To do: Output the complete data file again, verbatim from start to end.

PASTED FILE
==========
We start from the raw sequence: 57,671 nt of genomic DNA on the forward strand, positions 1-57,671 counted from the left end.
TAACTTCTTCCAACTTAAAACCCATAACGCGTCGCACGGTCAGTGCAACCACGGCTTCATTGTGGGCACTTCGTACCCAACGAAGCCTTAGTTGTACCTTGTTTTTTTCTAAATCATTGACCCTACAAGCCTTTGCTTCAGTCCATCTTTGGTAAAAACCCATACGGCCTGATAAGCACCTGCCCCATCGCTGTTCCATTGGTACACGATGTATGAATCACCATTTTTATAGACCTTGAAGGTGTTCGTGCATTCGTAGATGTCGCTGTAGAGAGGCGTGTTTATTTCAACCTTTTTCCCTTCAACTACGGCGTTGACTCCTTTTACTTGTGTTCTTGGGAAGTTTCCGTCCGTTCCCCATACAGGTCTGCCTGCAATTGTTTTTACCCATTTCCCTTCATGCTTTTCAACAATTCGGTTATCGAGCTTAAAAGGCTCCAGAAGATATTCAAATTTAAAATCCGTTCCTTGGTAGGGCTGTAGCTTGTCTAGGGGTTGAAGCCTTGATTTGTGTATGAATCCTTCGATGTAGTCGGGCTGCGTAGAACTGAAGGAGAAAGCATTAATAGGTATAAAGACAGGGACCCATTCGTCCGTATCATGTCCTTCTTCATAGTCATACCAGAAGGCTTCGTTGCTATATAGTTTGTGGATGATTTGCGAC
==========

We start from the raw sequence: 57,671 nt of genomic DNA on the forward strand, positions 1-57,671 counted from the left end.
TAACTTCTTCCAACTTAAAACCCATAACGCGTCGCACGGTCAGTGCAACCACGGCTTCATTGTGGGCACTTCGTACCCAACGAAGCCTTAGTTGTACCTTGTTTTTTTCTAAATCATTGACCCTACAAGCCTTTGCTTCAGTCCATCTTTGGTAAAAACCCATACGGCCTGATAAGCACCTGCCCCATCGCTGTTCCATTGGTACACGATGTATGAATCACCATTTTTATAGACCTTGAAGGTGTTCGTGCATTCGTAGATGTCGCTGTAGAGAGGCGTGTTTATTTCAACCTTTTTCCCTTCAACTACGGCGTTGACTCCTTTTACTTGTGTTCTTGGGAAGTTTCCGTCCGTTCCCCATACAGGTCTGCCTGCAATTGTTTTTACCCATTTCCCTTCATGCTTTTCAACAATTCGGTTATCGAGCTTAAAAGGCTCCAGAAGATATTCAAATTTAAAATCCGTTCCTTGGTAGGGCTGTAGCTTGTCTAGGGGTTGAAGCCTTGATTTGTGTATGAATCCTTCGATGTAGTCGGGCTGCGTAGAACTGAAGGAGAAAGCATTAATAGGTATAAAGACAGGGACCCATTCGTCCGTATCATGTCCTTCTTCATAGTCATACCAGAAGGCTTCGTTGCTATATAGTTTGTGGATGATTTGCGAC